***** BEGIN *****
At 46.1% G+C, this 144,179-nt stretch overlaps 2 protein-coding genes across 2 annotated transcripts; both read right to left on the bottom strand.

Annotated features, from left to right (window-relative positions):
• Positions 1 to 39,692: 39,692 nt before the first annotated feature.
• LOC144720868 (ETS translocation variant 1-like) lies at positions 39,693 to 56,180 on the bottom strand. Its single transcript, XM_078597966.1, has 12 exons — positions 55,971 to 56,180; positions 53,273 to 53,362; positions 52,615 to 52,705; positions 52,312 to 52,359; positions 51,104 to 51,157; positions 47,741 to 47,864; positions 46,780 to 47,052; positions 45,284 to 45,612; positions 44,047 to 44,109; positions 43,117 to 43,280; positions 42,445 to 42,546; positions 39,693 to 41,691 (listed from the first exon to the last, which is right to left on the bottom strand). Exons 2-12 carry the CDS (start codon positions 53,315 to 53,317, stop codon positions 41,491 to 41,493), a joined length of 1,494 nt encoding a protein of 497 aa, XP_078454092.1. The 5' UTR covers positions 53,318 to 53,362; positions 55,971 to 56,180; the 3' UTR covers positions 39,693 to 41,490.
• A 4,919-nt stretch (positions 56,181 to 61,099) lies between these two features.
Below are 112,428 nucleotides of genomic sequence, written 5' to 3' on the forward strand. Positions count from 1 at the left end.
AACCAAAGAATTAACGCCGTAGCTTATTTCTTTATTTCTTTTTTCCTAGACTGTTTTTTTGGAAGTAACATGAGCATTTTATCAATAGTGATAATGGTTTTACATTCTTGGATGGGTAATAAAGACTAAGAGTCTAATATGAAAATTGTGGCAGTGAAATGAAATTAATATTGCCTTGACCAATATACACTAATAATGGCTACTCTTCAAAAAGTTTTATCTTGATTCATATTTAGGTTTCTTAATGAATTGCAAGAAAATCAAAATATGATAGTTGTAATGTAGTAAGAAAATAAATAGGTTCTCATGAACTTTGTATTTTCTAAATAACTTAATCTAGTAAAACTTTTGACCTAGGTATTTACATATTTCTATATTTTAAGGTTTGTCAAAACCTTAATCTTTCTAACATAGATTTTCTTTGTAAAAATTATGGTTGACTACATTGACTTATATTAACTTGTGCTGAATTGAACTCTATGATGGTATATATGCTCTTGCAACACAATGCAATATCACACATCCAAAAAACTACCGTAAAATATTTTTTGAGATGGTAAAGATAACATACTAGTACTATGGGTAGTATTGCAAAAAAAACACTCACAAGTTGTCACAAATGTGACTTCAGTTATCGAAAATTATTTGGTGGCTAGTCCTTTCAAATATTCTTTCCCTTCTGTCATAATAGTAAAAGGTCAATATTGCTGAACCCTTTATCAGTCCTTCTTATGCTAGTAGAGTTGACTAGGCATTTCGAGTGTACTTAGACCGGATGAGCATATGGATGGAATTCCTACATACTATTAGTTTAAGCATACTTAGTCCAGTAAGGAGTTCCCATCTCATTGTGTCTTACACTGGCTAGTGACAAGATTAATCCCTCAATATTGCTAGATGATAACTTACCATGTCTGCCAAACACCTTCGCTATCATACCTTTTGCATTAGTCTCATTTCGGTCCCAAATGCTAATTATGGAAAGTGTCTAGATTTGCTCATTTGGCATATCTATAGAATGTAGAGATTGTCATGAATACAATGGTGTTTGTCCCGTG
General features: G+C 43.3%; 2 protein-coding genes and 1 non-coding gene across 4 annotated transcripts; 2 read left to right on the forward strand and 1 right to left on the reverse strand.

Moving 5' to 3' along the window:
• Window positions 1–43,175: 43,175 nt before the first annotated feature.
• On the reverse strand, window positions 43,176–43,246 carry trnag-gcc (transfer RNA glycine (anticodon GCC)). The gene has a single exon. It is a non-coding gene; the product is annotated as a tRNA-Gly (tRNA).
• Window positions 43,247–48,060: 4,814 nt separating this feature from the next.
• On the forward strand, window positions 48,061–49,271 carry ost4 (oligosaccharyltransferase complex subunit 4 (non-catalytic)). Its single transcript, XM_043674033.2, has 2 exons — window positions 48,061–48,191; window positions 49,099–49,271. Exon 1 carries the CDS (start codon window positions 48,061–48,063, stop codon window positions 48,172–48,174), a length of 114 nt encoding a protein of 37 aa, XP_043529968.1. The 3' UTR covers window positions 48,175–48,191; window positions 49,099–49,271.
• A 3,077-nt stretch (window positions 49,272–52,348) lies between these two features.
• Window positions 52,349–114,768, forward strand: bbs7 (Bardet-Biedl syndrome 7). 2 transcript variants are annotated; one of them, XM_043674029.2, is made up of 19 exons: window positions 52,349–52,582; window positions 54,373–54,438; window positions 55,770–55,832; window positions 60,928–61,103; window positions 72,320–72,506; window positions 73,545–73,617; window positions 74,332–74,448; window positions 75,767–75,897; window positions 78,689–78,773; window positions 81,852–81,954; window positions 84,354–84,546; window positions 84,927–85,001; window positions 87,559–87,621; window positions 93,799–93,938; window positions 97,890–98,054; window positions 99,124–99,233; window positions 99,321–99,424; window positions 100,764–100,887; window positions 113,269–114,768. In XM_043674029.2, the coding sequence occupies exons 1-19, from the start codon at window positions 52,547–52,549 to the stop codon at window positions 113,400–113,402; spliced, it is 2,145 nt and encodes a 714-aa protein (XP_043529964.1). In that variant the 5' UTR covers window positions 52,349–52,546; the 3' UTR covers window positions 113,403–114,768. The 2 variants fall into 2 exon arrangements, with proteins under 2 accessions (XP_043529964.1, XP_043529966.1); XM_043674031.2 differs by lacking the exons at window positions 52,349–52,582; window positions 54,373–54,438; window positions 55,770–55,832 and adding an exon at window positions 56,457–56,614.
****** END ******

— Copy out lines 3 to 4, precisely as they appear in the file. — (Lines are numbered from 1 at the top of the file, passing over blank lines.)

• Positions 1 to 39,692: 39,692 nt before the first annotated feature.
• LOC144720868 (ETS translocation variant 1-like) lies at positions 39,693 to 56,180 on the bottom strand. Its single transcript, XM_078597966.1, has 12 exons — positions 55,971 to 56,180; positions 53,273 to 53,362; positions 52,615 to 52,705; positions 52,312 to 52,359; positions 51,104 to 51,157; positions 47,741 to 47,864; positions 46,780 to 47,052; positions 45,284 to 45,612; positions 44,047 to 44,109; positions 43,117 to 43,280; positions 42,445 to 42,546; positions 39,693 to 41,691 (listed from the first exon to the last, which is right to left on the bottom strand). Exons 2-12 carry the CDS (start codon positions 53,315 to 53,317, stop codon positions 41,491 to 41,493), a joined length of 1,494 nt encoding a protein of 497 aa, XP_078454092.1. The 5' UTR covers positions 53,318 to 53,362; positions 55,971 to 56,180; the 3' UTR covers positions 39,693 to 41,490.